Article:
Latest eneo news

Eneo's Candid bullet camera portfolio enhances video quality with Sony STARVIS CMOS sensors
Eneo's Candid bullet camera portfolio enhances video quality with Sony STARVIS CMOS sensors

Eneo’s high-performance, Candid bullet camera range, with integrated junction box, uses a 2MP and 3MP, 1/2,8" Sony STARVIS CMOS sensor to provide exceptional video quality in low light conditions. Candid bullet cameras There are three Candid bullet cameras in the range with built-in junction boxes. A 2MP, IP bullet (ICB-62M2712M0A) and a 3MP, IP bullet (ICB-73M2712MWA) with the newly-launched, WiFi set-up interface. A 2MP, analogue, multi-signal bullet (MCB-72M2712M0A) completes the range, offering selectable, HD-TVI, AHD, CVI, HD-SDI, EX-SDI and composite video stream options. The eneo, Candid bullet cameras have a rugged, aluminum construction, designed for tough, outdoor applications. They are weather proof-rated to IP67 and come with high-power, integrated IR illumination and a motorised, 2.7mm to 12mm, varifocal lens. They will operate at a temperature of -20°C, but have a built-in, low-energy heater which will extend the IP camera’s temperature range to -50°C and the analogue cameras temperature range to -30°C. Field and motion detection The eneo, Candid bullet camera’s integrated junction box is built in to its wall-mounting bracket. This simplifies, neatens and speeds up installation, allowing cabling from behind, directly into box. Not only does this seal the camera against dust and moisture, but it also means no cabling is visible, reducing the risk of tamper and vandalism. All cameras include onboard, micro-SD card storage; triple streams for recording and viewing; a smartphone-ready, cross web browser for remote set up; and low voltage and PoE supply. The IP cameras’ onboard, analytics include motion detection; tamper protection; trip wire; people counting; direction and field detection; defog; and vertical view. The multi-signal model includes defog, privacy masking and motion detection. Eneo’s new, Candid bullet cameras are available now through eneo’s established, UK distribution channels.

Eneo enhances bullet cameras with an integrated compact junction box
Eneo enhances bullet cameras with an integrated compact junction box

Eneo has added an integrated, compact, junction box to its bullet cameras, in the company’s high-performance Candid range. The junction box is built into the mounting bracket of the camera and removes the need for fitting a separate junction box alongside the cameras. It simplifies, neatens and speeds up fitting, helping to reduce installation costs. Eneo has three Candid bullet cameras available with the integrated junction box. The small Candid, 2MP, IP bullet (ICB-62M2712M0A); the medium sized, 3MP, IP bullet, with the ingenious, newly launched, WiFi set-up interface (ICB-73M2712MWA); and the medium sized Candid 2MP, multi-signal, bullet (MCB-72M2712M0A), which is HD-TVI, AHD, CVI, HD-SDI, EX-SDI and composite selectable. Eneo has added an integrated, compact, junction box to its bullet cameras, in the company’s high-performance Candid range Weather proof cameras All the Candid bullet cameras have tough, aluminum housings, which are weather proof-rated to IP67 and operate down to an impressive -30°C. The junction box includes all camera connections, cabled through the back of the box, which are then entirely protected and sealed against dust and moisture, once the camera is fitted to the front. The eneo Candid bullet cameras offer high-performance and are competitively priced. All three cameras feature a 1/2,8", 2MP or 3MP, Sony STARVIS CMOS sensor, providing high-quality, video images, even in low light conditions. They have powerful, integrated IR illumination; a 2.7mm to 12mm varifocal lens; onboard storage; triple streams for recording and viewing; a smartphone-ready, cross web browser for remote set up; low voltage and PoE supply; and built-in, low energy, heater. The eneo Candid bullet cameras offer high-performance and are competitively priced IP camera features The IP cameras’ onboard, analysis features include motion detection; tamper protection; trip wire; people counting; direction and field detection; defog; and vertical view. The multi-signal model includes defog, privacy masking and motion detection. Eneo’s new, Candid bullet cameras are available now through eneo’s established, UK distribution channels.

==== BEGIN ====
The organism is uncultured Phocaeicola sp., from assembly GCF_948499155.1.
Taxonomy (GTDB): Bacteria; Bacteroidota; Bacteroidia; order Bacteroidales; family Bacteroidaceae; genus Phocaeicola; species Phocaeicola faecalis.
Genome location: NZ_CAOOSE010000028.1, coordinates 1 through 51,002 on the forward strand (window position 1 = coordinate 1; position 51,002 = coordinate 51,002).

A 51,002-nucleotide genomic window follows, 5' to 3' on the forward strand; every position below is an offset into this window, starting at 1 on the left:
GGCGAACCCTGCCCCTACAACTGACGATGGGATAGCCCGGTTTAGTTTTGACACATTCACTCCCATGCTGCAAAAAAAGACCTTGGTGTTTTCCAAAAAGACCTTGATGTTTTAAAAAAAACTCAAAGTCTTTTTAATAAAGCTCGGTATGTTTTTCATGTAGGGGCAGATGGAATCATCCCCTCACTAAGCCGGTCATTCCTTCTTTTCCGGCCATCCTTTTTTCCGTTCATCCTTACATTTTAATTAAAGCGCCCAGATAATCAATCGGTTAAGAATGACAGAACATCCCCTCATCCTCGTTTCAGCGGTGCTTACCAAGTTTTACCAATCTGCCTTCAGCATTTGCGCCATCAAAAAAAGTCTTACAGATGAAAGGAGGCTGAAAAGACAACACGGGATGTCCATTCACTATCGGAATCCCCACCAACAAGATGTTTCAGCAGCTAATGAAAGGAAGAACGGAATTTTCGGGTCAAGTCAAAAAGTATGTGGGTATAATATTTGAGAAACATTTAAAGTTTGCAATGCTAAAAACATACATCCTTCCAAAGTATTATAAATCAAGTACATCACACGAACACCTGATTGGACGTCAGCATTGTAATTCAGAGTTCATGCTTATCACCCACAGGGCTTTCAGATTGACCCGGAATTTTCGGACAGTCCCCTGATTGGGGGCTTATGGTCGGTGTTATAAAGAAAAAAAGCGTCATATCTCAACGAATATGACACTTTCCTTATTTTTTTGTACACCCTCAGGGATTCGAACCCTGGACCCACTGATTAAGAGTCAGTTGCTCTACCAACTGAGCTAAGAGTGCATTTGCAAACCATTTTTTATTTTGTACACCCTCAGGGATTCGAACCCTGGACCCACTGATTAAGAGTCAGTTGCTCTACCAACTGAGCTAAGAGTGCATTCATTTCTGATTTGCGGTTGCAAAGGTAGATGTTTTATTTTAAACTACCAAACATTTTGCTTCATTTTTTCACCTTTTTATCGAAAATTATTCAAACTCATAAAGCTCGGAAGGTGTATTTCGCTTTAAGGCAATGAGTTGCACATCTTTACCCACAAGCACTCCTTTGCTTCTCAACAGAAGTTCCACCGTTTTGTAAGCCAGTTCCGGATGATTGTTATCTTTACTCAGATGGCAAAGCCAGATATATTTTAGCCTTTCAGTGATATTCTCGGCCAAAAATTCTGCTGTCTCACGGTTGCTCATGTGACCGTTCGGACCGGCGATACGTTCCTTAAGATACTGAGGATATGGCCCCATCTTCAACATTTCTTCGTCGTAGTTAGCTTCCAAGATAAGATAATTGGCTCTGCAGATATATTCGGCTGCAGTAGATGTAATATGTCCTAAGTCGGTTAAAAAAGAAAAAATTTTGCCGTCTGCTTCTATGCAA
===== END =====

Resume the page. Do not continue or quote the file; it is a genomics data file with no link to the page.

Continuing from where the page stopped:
eneo’s Linux-based motion detecting IER network video recorders enable covert surveillance
eneo’s Linux-based motion detecting IER network video recorders enable covert surveillance

eneo’s new IER series network video recorders have an embedded Linux operating system. They comprise 4, 8 and 16 channel models of up to 5MP resolution, and 16 and 32 channel models of up to 8MP resolution. WARP-supported security integration “The IER recorders are designed to allow integrators to simply and easily fit their own hard drives to suit system requirements,” explains Jussi Simonen, Business Development Manager for eneo. “With one, two or four SATA HDD bays available, depending on the model, up to 32TB can be installed within the larger recorders. eSATA and iSCSI external storage capability can take this up by another 96TB. Our new, WARP feature also allows one ‘master’ eneo NVR to monitor and control other eneo NVRs on the same system, to create even larger, coordinated systems.” Covert camera mode and motion detection The 5MP models (the IER-25R040004A, IER-25N080004A and IER-25N100004A) feature H.264 compression; up to 128 Mbps recording throughput; 130 watts PoE budget; HDMI and VGA monitor outputs; and up to 8 alarm inputs and one alarm output. The higher spec 8MP models (the IER-38R160005A and IER-38R320005A) are 19” rack-mountable with both H.264 and H.265 compression options; up to 320 Mbps recording throughput; 130 watts PoE budget; Ultra HD HDMI and Full HD VGA monitor outputs; and 16 alarm inputs and one alarm output. All the IER recorders have CMS management software and a smartphone viewing app, covert camera mode and motion detection. eneo’s new IER series recorder range is competitively priced and available now through eneo’s UK distribution channels.